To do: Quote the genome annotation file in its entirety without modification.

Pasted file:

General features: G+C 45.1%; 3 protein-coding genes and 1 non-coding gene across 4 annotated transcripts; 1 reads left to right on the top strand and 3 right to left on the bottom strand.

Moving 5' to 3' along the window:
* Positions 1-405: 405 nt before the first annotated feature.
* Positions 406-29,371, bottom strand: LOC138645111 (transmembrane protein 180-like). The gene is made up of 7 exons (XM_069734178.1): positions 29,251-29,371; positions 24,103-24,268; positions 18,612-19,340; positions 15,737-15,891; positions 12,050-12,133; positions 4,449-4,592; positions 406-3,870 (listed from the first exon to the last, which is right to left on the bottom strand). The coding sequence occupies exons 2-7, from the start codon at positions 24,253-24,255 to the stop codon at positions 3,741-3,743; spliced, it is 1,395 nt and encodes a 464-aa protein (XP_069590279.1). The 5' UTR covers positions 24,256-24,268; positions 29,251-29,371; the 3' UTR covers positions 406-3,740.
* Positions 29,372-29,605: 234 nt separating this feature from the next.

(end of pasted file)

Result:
General features: G+C 45.1%; 3 protein-coding genes and 1 non-coding gene across 4 annotated transcripts; 1 reads left to right on the top strand and 3 right to left on the bottom strand.

Moving 5' to 3' along the window:
* Positions 1-405: 405 nt before the first annotated feature.
* Positions 406-29,371, bottom strand: LOC138645111 (transmembrane protein 180-like). The gene is made up of 7 exons (XM_069734178.1): positions 29,251-29,371; positions 24,103-24,268; positions 18,612-19,340; positions 15,737-15,891; positions 12,050-12,133; positions 4,449-4,592; positions 406-3,870 (listed from the first exon to the last, which is right to left on the bottom strand). The coding sequence occupies exons 2-7, from the start codon at positions 24,253-24,255 to the stop codon at positions 3,741-3,743; spliced, it is 1,395 nt and encodes a 464-aa protein (XP_069590279.1). The 5' UTR covers positions 24,256-24,268; positions 29,251-29,371; the 3' UTR covers positions 406-3,740.
* Positions 29,372-29,605: 234 nt separating this feature from the next.